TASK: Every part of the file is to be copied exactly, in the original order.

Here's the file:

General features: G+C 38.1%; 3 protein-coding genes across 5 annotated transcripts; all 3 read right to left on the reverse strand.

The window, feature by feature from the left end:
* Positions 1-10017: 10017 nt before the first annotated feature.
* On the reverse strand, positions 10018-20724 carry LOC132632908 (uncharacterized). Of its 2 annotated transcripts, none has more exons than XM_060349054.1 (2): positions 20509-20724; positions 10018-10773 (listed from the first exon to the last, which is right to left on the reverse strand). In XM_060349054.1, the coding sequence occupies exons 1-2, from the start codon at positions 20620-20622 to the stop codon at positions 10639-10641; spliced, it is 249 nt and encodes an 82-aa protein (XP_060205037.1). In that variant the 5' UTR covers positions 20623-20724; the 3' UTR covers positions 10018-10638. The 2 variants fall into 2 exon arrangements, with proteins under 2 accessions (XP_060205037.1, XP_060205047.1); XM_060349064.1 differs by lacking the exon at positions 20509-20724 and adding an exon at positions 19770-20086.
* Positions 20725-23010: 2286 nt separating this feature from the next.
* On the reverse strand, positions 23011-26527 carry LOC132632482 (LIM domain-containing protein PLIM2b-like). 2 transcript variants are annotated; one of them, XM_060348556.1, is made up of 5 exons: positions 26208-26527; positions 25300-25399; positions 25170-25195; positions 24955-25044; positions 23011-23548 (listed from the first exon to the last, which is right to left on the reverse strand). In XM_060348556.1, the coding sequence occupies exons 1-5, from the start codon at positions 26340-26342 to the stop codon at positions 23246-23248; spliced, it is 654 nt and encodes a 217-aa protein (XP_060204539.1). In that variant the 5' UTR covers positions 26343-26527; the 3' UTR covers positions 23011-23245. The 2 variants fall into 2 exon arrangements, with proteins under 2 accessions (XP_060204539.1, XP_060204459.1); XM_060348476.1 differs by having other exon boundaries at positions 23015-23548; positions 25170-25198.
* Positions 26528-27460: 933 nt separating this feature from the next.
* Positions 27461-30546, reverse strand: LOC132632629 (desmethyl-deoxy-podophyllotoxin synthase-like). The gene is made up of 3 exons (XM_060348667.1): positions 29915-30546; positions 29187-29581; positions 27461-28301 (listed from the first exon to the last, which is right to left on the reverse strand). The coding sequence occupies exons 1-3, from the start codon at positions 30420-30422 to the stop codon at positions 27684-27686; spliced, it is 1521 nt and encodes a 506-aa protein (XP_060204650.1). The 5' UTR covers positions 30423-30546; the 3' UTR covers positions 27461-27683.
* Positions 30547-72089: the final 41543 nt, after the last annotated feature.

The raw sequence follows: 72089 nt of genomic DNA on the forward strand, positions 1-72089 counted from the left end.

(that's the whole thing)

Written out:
General features: G+C 38.1%; 3 protein-coding genes across 5 annotated transcripts; all 3 read right to left on the reverse strand.

The window, feature by feature from the left end:
* Positions 1-10017: 10017 nt before the first annotated feature.
* On the reverse strand, positions 10018-20724 carry LOC132632908 (uncharacterized). Of its 2 annotated transcripts, none has more exons than XM_060349054.1 (2): positions 20509-20724; positions 10018-10773 (listed from the first exon to the last, which is right to left on the reverse strand). In XM_060349054.1, the coding sequence occupies exons 1-2, from the start codon at positions 20620-20622 to the stop codon at positions 10639-10641; spliced, it is 249 nt and encodes an 82-aa protein (XP_060205037.1). In that variant the 5' UTR covers positions 20623-20724; the 3' UTR covers positions 10018-10638. The 2 variants fall into 2 exon arrangements, with proteins under 2 accessions (XP_060205037.1, XP_060205047.1); XM_060349064.1 differs by lacking the exon at positions 20509-20724 and adding an exon at positions 19770-20086.
* Positions 20725-23010: 2286 nt separating this feature from the next.
* On the reverse strand, positions 23011-26527 carry LOC132632482 (LIM domain-containing protein PLIM2b-like). 2 transcript variants are annotated; one of them, XM_060348556.1, is made up of 5 exons: positions 26208-26527; positions 25300-25399; positions 25170-25195; positions 24955-25044; positions 23011-23548 (listed from the first exon to the last, which is right to left on the reverse strand). In XM_060348556.1, the coding sequence occupies exons 1-5, from the start codon at positions 26340-26342 to the stop codon at positions 23246-23248; spliced, it is 654 nt and encodes a 217-aa protein (XP_060204539.1). In that variant the 5' UTR covers positions 26343-26527; the 3' UTR covers positions 23011-23245. The 2 variants fall into 2 exon arrangements, with proteins under 2 accessions (XP_060204539.1, XP_060204459.1); XM_060348476.1 differs by having other exon boundaries at positions 23015-23548; positions 25170-25198.
* Positions 26528-27460: 933 nt separating this feature from the next.
* Positions 27461-30546, reverse strand: LOC132632629 (desmethyl-deoxy-podophyllotoxin synthase-like). The gene is made up of 3 exons (XM_060348667.1): positions 29915-30546; positions 29187-29581; positions 27461-28301 (listed from the first exon to the last, which is right to left on the reverse strand). The coding sequence occupies exons 1-3, from the start codon at positions 30420-30422 to the stop codon at positions 27684-27686; spliced, it is 1521 nt and encodes a 506-aa protein (XP_060204650.1). The 5' UTR covers positions 30423-30546; the 3' UTR covers positions 27461-27683.
* Positions 30547-72089: the final 41543 nt, after the last annotated feature.

The raw sequence follows: 72089 nt of genomic DNA on the forward strand, positions 1-72089 counted from the left end.